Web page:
The government needs to know more about crypto before it can regulate it.
"Today's hearing will ... assess the systemic risks to the economy, as well as the risk of loss to individual investors caused by recent periods of extreme volatility in crypto assets that are not backed by any form of tangible collateral," Rep. Al Green (D-Texas) said, kicking off the event.
CoinDesk Managing Editor Nik De said yesterday’s meeting on Capitol Hill seemed to be more of a fact-finding mission for Congress than a witch hunt. (He live-tweeted the event if you want a full rundown.)
Finding facts could be a difficult task in crypto. Despite the fact the industry is (mostly) built on fully transparent and audible ledgers, there’s a remarkable amount that’s unknown. For instance, exactly how big is this industry? How many cryptocurrencies are there?
“At the outset it is worth noting that there is no official public data source for cryptocurrency prices, market size or volatility. This lack of data is a significant problem,” Sarah Hammer, managing director of the Stevens Center for Innovation and Finance at the Wharton School at UPenn, testified.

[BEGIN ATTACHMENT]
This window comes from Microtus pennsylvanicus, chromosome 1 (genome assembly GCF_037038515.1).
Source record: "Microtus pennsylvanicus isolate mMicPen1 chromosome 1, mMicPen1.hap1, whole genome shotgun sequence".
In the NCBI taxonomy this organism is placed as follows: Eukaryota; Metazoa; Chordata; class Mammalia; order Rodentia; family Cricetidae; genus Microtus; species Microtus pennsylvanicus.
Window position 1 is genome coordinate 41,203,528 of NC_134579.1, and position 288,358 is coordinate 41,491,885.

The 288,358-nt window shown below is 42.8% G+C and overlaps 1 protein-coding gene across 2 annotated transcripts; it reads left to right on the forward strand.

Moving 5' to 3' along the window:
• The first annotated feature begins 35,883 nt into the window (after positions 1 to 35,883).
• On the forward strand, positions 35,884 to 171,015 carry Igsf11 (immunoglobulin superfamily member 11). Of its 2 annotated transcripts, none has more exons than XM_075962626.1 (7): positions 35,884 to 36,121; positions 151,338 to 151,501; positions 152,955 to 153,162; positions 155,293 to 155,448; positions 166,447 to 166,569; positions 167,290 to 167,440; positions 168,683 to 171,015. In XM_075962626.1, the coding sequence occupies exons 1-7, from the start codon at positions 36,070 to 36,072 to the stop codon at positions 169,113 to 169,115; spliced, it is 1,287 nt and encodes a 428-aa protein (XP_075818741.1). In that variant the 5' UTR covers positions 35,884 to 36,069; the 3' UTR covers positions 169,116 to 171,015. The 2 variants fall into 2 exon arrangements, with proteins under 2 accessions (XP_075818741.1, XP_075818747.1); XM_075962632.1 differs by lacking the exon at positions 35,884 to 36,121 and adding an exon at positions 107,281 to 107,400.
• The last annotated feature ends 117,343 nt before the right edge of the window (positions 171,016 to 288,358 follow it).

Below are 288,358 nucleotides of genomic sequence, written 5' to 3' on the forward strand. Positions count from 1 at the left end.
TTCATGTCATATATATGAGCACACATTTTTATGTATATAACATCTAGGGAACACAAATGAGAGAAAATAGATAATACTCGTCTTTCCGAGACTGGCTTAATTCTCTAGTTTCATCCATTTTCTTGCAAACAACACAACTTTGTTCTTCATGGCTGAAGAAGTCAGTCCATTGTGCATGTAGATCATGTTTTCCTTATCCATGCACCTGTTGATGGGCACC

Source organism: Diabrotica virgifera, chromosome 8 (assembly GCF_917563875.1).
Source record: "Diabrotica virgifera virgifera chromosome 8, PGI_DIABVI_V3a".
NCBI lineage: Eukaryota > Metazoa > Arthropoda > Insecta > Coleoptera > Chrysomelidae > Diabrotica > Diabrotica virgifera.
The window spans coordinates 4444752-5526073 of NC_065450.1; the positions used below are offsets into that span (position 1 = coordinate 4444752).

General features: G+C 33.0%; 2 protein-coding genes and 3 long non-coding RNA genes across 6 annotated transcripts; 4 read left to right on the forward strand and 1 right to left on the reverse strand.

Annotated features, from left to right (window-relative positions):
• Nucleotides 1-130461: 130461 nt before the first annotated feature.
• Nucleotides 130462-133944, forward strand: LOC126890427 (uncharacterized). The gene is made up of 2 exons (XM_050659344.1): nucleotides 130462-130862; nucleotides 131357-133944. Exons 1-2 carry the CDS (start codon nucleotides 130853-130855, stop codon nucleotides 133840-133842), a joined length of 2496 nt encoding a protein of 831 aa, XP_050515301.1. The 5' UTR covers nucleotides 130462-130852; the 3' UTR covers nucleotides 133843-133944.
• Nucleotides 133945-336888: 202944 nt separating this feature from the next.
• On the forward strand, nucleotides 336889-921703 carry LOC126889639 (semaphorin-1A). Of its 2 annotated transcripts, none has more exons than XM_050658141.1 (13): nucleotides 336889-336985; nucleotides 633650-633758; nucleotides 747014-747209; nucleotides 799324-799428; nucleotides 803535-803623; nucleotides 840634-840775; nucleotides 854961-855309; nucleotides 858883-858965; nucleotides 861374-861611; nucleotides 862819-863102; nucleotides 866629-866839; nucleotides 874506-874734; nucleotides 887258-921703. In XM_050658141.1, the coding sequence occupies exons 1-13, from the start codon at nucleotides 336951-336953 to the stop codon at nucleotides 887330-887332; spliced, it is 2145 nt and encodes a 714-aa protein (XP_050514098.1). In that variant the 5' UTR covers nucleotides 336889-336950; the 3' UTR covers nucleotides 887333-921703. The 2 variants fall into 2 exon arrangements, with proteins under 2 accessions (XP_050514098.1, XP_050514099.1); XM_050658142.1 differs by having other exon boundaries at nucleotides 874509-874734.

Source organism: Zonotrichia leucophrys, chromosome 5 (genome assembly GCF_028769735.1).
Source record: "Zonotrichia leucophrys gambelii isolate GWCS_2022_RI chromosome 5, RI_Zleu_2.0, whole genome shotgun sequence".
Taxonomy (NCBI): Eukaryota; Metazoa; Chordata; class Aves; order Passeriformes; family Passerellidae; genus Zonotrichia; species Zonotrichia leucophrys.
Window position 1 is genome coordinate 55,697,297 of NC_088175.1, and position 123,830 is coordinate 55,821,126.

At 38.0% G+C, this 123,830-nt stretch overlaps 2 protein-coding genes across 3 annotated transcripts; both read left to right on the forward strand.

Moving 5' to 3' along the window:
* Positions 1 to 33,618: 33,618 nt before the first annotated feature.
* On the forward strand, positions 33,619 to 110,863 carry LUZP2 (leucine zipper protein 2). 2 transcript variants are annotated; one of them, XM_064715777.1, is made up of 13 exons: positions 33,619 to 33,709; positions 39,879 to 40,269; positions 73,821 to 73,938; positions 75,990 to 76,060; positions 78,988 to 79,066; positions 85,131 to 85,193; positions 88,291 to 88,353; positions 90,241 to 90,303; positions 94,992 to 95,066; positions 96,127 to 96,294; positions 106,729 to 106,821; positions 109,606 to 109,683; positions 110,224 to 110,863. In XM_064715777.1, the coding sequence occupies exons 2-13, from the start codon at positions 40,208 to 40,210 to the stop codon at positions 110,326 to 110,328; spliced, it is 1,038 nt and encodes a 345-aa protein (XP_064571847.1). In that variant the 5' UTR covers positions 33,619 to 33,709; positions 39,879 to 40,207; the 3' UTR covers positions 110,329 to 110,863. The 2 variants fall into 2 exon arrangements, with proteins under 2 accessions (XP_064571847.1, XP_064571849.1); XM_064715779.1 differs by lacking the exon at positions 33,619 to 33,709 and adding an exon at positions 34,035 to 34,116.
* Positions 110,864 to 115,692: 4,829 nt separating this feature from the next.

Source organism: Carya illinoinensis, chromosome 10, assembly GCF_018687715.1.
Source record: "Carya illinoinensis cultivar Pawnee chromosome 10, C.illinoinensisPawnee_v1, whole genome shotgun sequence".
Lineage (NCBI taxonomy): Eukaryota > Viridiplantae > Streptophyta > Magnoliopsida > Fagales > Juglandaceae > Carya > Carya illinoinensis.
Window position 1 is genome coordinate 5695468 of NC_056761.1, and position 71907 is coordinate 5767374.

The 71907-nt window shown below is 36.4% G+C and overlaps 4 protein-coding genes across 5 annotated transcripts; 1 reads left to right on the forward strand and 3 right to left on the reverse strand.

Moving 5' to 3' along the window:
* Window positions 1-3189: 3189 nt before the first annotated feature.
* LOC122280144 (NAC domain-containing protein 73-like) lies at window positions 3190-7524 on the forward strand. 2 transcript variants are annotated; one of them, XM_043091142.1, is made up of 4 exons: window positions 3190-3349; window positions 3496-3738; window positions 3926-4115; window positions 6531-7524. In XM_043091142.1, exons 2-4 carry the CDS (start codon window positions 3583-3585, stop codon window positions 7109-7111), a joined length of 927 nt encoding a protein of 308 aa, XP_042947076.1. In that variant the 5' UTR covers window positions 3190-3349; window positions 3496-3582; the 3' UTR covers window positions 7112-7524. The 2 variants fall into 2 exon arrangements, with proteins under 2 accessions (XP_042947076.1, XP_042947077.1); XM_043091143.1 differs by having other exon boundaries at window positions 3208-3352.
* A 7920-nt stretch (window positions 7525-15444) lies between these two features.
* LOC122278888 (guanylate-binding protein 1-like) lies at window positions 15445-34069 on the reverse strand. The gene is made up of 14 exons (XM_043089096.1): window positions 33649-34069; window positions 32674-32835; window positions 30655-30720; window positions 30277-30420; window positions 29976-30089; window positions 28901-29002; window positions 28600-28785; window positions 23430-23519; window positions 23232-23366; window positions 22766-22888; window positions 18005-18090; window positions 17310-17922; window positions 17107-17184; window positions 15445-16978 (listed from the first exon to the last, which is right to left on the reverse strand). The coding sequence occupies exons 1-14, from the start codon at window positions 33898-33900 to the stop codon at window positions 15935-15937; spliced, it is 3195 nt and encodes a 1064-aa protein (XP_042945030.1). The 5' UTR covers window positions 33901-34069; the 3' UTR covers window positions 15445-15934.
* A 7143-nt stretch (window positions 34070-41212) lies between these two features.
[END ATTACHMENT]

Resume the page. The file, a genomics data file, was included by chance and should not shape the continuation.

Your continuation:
“Financial regulators are at a distinct disadvantage in evaluating their regulatory options,” she added later, conceding a general lack of knowledge.
Hammer brings up a significant point: Before regulators can get clear about the risks to consumers or the economy as a whole, they need to get a better grasp on crypto. She noted that before the 2007-2008 financial crisis, there were no official data sources for credit default swaps (the derivatives product that blew a whole in the world’s biggest banks) or clarity on how to regulate them.
Of course, there are a number of independent and trustworthy data sources in crypto. But sometimes even getting a clear answer on what bitcoin’s price is could be daunting – fractured markets mean there is no unified price, only various estimates using different measures.
A similar question came up this week when a judge dismissed the U.S. government’s case against Facebook for monopolistic practices. U.S. District Court Judge James Boasberg wrote in an opinion: The Federal Trade Commission’s “inability to offer any indication of the metric(s) or method(s) it used to calculate Facebook’s market share” makes its argument “too speculative and conclusory to go forward.”
Boasberg gave the government 30 days to come up with a metric that measures how big the social media economy is and how much attention share Facebook has captured. It’ll be a difficult task.
Of course, the government isn’t pursuing legal action against “crypto,” but it is trying to answer a similar question about size.